After studying the Hubbard Brook Forest and other areas, researchers found several important effects of acid deposition on both natural and man-made environments. Aquatic settings are the most clearly affected by acid deposition, however, because acidic precipitation falls directly into them. Both dry and wet deposition also runs off from forests, fields, and roads and flows into lakes, rivers, and streams.

As this acidic liquid flows into larger bodies of water, it is diluted. Howvever, over time, acids can accrue and lower the overall pH of the body of water. Acid deposition also causes clay soils to release aluminum and magnesium, further lowering the pH in some areas. If the pH of a lake drops below 4.8, its plants and animals risk death. It is estimated that around 50,000 lakes in the United States and Canada have a pH below normal (about 5.3 for water). Several hundred of these have a pH too low to support any aquatic life.

Aside from aquatic bodies, acid deposition can significantly affect forests. As acid rain falls on trees, it can make them lose their leaves, damage their bark, and stunt their growth. By damaging these parts of the tree, it makes them vulnerable to disease, extreme weather, and insects. Acid falling on a forest’s soil is also harmful because it disrupts soil nutrients, kills microorganisms in the soil, and can sometimes cause a calcium deficiency. Trees at high altitudes are also susceptible to problems induced by acidic cloud cover as the moisture in the clouds blankets them.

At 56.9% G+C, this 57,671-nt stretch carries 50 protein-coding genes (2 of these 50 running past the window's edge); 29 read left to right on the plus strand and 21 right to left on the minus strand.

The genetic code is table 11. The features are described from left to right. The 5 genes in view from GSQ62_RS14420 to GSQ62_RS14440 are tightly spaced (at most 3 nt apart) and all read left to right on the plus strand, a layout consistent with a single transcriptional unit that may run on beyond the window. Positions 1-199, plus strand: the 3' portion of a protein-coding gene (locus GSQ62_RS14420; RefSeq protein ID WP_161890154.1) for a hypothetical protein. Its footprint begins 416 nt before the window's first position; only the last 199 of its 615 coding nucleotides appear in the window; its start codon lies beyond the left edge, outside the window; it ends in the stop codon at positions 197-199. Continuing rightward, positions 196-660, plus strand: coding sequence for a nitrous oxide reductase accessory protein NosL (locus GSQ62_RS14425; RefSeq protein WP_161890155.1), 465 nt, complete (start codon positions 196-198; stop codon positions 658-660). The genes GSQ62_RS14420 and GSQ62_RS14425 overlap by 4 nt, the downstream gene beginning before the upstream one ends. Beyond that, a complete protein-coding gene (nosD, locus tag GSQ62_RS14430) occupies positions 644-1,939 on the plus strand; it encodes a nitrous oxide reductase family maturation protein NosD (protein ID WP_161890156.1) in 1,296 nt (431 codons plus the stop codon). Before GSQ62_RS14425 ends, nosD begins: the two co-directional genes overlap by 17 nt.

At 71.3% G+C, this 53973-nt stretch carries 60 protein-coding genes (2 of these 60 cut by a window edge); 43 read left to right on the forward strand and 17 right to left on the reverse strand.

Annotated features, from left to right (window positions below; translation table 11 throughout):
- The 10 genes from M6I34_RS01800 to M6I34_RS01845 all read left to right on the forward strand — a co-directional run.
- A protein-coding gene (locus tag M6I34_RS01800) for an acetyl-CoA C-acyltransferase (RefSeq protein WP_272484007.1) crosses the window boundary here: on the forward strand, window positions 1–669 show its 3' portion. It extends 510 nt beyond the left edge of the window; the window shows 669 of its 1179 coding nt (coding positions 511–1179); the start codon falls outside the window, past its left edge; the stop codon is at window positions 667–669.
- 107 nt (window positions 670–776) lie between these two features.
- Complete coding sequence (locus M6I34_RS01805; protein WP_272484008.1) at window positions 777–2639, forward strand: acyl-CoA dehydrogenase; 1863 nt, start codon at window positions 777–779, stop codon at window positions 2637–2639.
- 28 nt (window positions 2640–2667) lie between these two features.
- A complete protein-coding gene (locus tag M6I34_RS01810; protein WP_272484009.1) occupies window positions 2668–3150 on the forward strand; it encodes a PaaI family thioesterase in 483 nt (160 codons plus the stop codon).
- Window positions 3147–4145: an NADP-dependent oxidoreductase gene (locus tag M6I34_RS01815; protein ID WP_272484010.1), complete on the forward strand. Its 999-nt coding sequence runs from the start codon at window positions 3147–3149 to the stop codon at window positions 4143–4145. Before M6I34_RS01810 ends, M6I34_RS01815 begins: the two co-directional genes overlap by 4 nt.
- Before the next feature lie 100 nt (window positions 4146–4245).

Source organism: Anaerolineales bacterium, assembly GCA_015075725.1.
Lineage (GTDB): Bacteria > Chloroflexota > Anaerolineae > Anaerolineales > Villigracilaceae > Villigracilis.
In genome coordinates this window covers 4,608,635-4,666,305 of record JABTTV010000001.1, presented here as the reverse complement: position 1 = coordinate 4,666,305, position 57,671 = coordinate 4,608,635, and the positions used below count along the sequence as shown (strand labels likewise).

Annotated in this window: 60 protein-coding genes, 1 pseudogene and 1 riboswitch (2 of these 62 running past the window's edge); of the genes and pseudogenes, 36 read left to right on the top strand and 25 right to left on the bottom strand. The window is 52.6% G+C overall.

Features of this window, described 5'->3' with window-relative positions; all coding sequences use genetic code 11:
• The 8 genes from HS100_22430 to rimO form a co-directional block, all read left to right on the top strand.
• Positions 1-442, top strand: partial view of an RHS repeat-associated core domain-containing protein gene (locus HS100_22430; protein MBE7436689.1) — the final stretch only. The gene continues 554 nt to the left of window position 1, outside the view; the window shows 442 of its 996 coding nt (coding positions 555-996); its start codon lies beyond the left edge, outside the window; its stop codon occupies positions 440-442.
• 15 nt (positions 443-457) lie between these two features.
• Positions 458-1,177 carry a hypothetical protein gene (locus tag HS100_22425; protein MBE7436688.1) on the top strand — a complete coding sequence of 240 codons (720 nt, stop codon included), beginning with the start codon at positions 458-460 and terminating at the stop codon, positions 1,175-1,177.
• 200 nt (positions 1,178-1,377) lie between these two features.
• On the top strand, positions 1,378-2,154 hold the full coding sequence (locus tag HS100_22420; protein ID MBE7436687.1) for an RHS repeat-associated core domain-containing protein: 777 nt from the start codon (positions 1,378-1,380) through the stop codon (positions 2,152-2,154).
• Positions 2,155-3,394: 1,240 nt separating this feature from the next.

Damage to forests by acid rain is seen all over the world, but the most advanced cases are in Eastern Europe. It’s estimated that in Germany and Poland, half of the forests are damaged, while 30 percent in Switzerland have been affected.

Finally, acid deposition also has an effect on architecture and art because of its ability to corrode certain materials. As acid lands on buildings (especially those constructed with limestone), it reacts with minerals in the stones, sometimes causing them to disintegrate and wash away. Acid deposition can also cause concrete to deteriorate, and it can corrode modern buildings, cars, railroad tracks, airplanes, steel bridges, and pipes above and below ground.

What's Being Done?

Because of these problems and the adverse effects of air pollution has on human health, a number of steps are being taken to reduce sulfur and nitrogen emissions. Most notably, many governments are now requiring energy producers to clean smokestacks with scrubbers that trap pollutants before they are released into the atmosphere and to reduce car emissions with catalytic converters. Additionally, alternative energy sources are gaining more prominence and funding is being put toward the restoration of ecosystems damaged by acid rain worldwide.


"Welcome to the Hubbard Brook Ecosystem Study." Hubbard Brook Ecosystem Study, The Hubbard Brook Research Foundation.

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Briney, Amanda. "What You Need to Know About Acid Rain." ThoughtCo, Apr. 5, 2023, thoughtco.com/acid-rain-definition-1434936. Briney, Amanda. (2023, April 5). What You Need to Know About Acid Rain. Retrieved from https://www.thoughtco.com/acid-rain-definition-1434936 Briney, Amanda. "What You Need to Know About Acid Rain." ThoughtCo. https://www.thoughtco.com/acid-rain-definition-1434936 (accessed June 7, 2023).